AMD President And CEO Dr. Lisa Su
has been slowly releasing information about its next-generation Zen
processor core architecture since mid-last year. Complete specifications haven’t been officially released, but we do know that initial Zen-based processors will be manufactured using a 14nm FinFET
process, and that a Zen core-based family of products will eventually scale all the way from mobile devices on up to big-iron, enterprise servers. News of a 32-core / 64-thread Zen-based server processor codenamed “Naples”
broke a few months back, and AMD CEO Dr. Lisa Su recently showed off an 8-core / 16-thread desktop variant codenamed Summit Ridge
. Desktop and mobile Zen processors and APUs with lower core counts are also planned.
Mark Papermaster, SVP And CTO At AMD
We’ve been talking about the claimed 40% IPC (Instructions Per Clock) improvement of AMD's forthcoming Zen processor, versus the company's existing Excavator
core, for ages. We also know Zen's initial availability is slated for later this year, with a lager-scale roll-out planned for early 2017. Finally, AMD has also made it known previously that it will be standardizing on the new socket AM4
platform, which has support for DDR4 memory, PCIe Gen 3, USB 3.1 Gen2 10Gbps, NVMe
, and SATA Express. There is already a lot of Zen-related information out there if you know where to look – like right here at HH, of course – but we’ve got much more meat
on Zen to share with you today.
AMD Summit Ridge Demo System
AMD has plans to disclose additional details regarding Zen at Hot Chips 28 next week. However, we had a chance to see a few Zen-based systems in action last night at an intimate press event and wanted to share as much as we could. Last night we witnessed the first Zen performance demos pitting an AMD “Summit Ridge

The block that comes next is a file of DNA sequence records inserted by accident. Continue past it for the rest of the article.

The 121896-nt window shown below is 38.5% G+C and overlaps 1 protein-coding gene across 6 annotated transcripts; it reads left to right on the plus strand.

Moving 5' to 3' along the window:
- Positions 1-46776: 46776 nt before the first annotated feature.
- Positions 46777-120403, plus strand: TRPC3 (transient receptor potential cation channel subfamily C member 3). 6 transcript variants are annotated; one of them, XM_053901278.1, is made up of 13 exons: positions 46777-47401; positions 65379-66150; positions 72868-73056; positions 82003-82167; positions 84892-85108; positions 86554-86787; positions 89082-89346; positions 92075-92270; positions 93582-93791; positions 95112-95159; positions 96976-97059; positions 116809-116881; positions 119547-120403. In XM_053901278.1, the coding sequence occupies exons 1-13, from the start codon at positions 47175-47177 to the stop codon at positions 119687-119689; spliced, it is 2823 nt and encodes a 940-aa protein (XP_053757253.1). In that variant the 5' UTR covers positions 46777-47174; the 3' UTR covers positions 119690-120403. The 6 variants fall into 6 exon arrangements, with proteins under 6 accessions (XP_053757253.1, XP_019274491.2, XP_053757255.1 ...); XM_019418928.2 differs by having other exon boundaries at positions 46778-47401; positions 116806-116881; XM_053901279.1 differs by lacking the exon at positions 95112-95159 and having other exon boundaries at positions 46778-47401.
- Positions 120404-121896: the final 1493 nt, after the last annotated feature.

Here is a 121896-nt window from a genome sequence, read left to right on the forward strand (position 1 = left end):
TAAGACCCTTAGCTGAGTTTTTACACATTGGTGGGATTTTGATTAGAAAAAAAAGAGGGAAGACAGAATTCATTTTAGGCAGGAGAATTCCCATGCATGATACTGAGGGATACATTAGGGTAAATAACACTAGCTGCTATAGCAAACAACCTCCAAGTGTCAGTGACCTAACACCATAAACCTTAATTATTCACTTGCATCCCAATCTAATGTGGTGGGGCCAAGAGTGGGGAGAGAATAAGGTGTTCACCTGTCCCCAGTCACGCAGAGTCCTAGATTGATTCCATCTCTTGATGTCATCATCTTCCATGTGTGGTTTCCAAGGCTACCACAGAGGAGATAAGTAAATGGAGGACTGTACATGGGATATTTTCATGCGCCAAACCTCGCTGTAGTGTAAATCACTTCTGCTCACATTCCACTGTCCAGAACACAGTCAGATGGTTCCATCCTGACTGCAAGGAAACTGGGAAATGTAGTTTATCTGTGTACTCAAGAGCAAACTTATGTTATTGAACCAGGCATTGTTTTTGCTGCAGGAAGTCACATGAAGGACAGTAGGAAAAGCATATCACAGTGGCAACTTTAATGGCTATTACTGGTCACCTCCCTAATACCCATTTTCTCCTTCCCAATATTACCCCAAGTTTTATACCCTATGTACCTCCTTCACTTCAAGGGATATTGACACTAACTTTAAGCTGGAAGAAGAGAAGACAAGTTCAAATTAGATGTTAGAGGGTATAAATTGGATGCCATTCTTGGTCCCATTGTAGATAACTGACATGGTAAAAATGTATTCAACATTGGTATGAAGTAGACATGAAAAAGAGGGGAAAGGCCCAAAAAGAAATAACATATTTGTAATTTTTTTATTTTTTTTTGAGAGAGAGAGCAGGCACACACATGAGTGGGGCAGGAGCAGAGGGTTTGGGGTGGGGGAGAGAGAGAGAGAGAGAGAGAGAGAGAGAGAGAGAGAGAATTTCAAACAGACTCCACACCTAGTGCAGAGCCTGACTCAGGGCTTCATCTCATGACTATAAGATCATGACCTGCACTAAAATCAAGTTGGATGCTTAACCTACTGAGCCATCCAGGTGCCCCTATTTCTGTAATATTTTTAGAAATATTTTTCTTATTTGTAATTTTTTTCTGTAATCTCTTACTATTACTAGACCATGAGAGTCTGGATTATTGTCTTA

” processor against an Intel Extreme Edition “Broadwell-E
” based processor. We also got a first look at the 32-core / 64-thread server product codenamed “Naples”, and got to see Summit Ridge-powered systems running games like Dues Ex
at 4K (with a Radeon Fury X), pulling workstation duty (along with a Radeon Pro Duo), and paired to a Radeon RX 480 powering an Oculus Rift.
In a demo that many of you will probably find most interesting, AMD showed its 8-core / 16-thread “Summit Ridge” desktop processor actually outperforming a similarly configured 8-core / 16-thread Intel “Broadwell-E” processor with a multi-threaded Blender rendering software workload, with both processors configured to the same 3GHz clock speed. Essentially, it was a clock-for-clock, core-for-core comparison of both AMD's and Intel's high-performance desktop architectures.
2P AMD "Naples" 32-Core / 64-Thread Zen Enterprise Processors
have been chosen for a reason, and we strongly advise not making any final judgements until we can run a full suite of independent benchmarks of our own. However, what this demos suggests is that in some workloads, the AMD Zen core could actually be faster than Broadwell-E. The scuttlebutt is AMD will launch at higher clocks than this as well. But just how high, we do not know yet.